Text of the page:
What is the Citizenship Question on the 2020 Census?

By January 23, 2019December 2nd, 2020Family Immigration, Immigration
Immigration and Business Law

On Tuesday, U.S. District Judge George Hazel began trial on lawsuits challenging the Trump administration’s addition of a citizenship question on the 2020 census. The census is a population count that happens every ten years. The results are used to set the number of members from each state in the House of Representatives. In addition, Census data directly affects how more than $400 billion per year in federal and state funding is allocated to communities for neighborhood improvements, public health, education, transportation and more. The U.S. Constitution requires that every “person” be counted, regardless of the person’s status in the United States. This new census will use the internet as the primary response method along with a call-in option. It will also be the first to ask about same-sex couples. The controversy surrounding the new census is the proposal to add the “citizenship question”.

The actual question is worded as follows: “Is this person a citizen of the United States?”. The 5 choices for answers are: 1) Yes, born in the United States; 2) Yes, born in Puerto Rico, Guam, the U.S. virgin Island, or Northern Marianas; 3) Yes, born abroad of U.S. citizen parent or parents; 4) Yes, U.S. citizens by naturalization, provide year of naturalization; and 5) No, not a U.S. citizen. The question does not ask for the status of the individual if option 5 is selected, nor does it ask the method of naturalization.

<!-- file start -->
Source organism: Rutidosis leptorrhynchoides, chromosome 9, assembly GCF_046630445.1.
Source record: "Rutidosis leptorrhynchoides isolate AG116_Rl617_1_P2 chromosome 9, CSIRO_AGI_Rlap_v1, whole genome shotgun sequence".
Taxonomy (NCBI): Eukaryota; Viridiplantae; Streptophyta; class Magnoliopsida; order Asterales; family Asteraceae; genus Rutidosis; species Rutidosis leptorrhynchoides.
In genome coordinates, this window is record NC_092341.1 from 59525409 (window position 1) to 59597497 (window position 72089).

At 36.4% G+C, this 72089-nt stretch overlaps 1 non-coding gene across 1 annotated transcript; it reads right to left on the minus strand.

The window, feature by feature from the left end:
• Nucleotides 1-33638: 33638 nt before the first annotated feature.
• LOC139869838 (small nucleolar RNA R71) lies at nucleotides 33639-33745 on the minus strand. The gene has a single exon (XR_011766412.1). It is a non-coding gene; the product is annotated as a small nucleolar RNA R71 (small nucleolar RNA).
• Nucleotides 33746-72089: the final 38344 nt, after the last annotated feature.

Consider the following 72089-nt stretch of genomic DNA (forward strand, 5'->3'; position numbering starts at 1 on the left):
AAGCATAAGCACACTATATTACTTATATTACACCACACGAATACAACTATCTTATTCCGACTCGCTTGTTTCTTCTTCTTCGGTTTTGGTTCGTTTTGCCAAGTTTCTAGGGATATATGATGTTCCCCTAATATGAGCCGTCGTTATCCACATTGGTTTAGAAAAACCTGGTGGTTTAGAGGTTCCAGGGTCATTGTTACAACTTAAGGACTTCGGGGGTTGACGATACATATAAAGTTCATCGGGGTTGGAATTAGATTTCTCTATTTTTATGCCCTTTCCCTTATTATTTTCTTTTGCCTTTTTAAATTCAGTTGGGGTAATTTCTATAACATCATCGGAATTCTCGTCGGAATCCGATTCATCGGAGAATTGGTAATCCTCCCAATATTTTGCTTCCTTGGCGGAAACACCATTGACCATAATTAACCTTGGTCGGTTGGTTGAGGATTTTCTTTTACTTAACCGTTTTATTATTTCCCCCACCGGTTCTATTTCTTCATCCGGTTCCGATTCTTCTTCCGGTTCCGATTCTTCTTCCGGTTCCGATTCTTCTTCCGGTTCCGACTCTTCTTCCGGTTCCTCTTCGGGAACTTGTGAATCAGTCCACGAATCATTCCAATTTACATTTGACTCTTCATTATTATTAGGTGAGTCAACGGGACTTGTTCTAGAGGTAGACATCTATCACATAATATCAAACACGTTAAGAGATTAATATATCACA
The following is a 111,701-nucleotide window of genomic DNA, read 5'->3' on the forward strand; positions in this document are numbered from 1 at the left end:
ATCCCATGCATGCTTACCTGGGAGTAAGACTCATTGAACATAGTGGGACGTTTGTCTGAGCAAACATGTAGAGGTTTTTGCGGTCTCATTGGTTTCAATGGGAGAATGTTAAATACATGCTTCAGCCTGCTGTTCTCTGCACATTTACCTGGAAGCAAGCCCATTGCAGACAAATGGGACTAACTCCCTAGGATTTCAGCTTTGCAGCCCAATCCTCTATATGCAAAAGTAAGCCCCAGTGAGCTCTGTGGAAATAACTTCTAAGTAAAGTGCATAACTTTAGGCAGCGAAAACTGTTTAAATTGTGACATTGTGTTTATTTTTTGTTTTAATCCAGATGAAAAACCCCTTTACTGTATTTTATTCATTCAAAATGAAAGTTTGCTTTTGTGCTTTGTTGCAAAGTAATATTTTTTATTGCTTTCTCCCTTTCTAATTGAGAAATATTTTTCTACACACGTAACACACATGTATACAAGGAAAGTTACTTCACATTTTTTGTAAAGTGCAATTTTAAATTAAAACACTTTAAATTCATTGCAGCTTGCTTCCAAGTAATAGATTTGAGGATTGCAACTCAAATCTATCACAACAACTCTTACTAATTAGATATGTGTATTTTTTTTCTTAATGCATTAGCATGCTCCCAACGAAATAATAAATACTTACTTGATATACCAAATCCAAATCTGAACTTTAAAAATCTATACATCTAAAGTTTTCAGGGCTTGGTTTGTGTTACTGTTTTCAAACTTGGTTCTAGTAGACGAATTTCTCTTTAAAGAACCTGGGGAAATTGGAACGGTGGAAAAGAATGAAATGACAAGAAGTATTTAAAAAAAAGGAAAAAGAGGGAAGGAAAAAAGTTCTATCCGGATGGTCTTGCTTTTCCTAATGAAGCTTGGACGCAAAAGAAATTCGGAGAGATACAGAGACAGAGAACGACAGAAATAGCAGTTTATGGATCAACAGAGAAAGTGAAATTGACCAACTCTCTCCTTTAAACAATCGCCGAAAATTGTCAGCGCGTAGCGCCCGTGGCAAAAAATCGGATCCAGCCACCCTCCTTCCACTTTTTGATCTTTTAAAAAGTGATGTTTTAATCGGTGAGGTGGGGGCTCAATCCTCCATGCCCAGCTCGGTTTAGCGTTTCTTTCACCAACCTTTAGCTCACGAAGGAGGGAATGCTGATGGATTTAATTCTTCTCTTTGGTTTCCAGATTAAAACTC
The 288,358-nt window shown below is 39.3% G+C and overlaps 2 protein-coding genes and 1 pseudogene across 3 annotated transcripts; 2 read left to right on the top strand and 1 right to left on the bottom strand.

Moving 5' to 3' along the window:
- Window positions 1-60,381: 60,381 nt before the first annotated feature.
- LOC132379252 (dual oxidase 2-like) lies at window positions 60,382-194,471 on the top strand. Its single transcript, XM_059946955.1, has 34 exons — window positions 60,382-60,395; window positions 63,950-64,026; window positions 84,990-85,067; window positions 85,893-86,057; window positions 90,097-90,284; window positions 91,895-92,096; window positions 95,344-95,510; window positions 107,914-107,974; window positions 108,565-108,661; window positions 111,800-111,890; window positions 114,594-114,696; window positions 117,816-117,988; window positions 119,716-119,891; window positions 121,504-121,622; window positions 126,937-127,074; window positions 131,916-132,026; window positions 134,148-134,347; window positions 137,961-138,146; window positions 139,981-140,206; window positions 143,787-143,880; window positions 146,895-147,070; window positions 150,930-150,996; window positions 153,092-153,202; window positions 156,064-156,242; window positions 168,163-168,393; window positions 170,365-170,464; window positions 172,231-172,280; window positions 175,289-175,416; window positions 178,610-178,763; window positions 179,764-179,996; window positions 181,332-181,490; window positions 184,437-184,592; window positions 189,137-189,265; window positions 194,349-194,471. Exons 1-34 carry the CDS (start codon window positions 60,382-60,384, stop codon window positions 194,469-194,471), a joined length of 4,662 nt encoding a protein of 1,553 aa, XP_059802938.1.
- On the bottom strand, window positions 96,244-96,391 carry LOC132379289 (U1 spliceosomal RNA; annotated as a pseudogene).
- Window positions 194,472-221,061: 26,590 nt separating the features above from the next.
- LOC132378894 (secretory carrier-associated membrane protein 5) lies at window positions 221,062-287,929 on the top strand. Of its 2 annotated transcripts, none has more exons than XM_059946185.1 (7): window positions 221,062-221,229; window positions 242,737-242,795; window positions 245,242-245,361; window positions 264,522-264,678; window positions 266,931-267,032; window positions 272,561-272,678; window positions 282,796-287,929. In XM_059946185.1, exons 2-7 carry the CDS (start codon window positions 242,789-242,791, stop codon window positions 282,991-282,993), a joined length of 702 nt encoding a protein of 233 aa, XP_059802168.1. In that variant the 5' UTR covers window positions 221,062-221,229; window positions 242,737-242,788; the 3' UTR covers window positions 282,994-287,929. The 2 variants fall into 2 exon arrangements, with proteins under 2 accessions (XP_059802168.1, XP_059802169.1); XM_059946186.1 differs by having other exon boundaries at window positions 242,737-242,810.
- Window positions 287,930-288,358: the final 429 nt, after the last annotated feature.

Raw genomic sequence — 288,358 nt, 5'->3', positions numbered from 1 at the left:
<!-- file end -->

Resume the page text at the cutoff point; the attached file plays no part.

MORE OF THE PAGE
The reason this question’s inclusion in the census has been repeated challenged in court is on the grounds that it could cause many immigrants and undocumented individuals to skip the 2020 census out of fear that their information could be used against them, even though it is illegal to share a person’s census responses with law enforcement or immigration agencies. If immigrants shun the census, it could reduce the number of congressional seats and the amount of federal funding in states with large numbers of foreign-born residents, such as California, which has more than any other state. Many of these states are dominated by Democratic leaders and elected officials, who have taken the lead in pressing the issue. This proposal was blocked for the first time by a different court last week, and will most likely be decided by the Supreme Court.

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